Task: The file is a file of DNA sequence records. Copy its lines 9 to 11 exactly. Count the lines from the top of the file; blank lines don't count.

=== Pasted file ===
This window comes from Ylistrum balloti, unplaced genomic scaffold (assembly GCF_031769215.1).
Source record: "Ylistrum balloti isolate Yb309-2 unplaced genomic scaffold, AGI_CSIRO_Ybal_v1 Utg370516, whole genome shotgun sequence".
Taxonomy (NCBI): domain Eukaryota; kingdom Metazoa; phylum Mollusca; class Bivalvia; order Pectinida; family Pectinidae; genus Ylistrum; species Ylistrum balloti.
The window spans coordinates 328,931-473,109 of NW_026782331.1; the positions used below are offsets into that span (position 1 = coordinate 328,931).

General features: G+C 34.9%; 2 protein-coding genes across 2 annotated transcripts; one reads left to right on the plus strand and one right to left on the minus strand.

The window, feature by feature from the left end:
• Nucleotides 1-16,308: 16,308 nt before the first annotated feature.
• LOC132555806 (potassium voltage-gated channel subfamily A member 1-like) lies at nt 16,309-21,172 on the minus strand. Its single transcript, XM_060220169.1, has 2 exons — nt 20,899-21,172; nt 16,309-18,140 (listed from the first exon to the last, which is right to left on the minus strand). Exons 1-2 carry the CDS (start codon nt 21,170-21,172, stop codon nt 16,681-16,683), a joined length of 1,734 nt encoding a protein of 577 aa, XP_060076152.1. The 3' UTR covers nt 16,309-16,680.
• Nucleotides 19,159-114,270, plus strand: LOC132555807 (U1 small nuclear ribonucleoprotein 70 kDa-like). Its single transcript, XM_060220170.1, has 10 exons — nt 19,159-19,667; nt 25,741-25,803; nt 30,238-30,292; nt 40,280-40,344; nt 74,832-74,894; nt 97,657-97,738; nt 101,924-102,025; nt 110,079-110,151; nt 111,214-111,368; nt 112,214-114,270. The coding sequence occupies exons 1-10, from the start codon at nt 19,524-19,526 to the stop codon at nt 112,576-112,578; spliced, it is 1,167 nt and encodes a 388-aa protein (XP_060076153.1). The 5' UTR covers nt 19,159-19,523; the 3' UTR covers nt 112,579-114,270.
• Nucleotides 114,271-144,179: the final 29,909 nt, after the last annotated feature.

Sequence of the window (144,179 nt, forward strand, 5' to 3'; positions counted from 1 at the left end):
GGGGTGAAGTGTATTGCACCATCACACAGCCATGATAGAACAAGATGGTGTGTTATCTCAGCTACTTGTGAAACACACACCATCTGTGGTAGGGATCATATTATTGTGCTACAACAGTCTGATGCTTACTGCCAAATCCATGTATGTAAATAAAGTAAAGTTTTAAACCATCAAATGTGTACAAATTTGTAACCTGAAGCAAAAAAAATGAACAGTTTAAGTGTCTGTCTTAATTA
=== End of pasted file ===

• Nucleotides 19,159-114,270, plus strand: LOC132555807 (U1 small nuclear ribonucleoprotein 70 kDa-like). Its single transcript, XM_060220170.1, has 10 exons — nt 19,159-19,667; nt 25,741-25,803; nt 30,238-30,292; nt 40,280-40,344; nt 74,832-74,894; nt 97,657-97,738; nt 101,924-102,025; nt 110,079-110,151; nt 111,214-111,368; nt 112,214-114,270. The coding sequence occupies exons 1-10, from the start codon at nt 19,524-19,526 to the stop codon at nt 112,576-112,578; spliced, it is 1,167 nt and encodes a 388-aa protein (XP_060076153.1). The 5' UTR covers nt 19,159-19,523; the 3' UTR covers nt 112,579-114,270.
• Nucleotides 114,271-144,179: the final 29,909 nt, after the last annotated feature.

Sequence of the window (144,179 nt, forward strand, 5' to 3'; positions counted from 1 at the left end):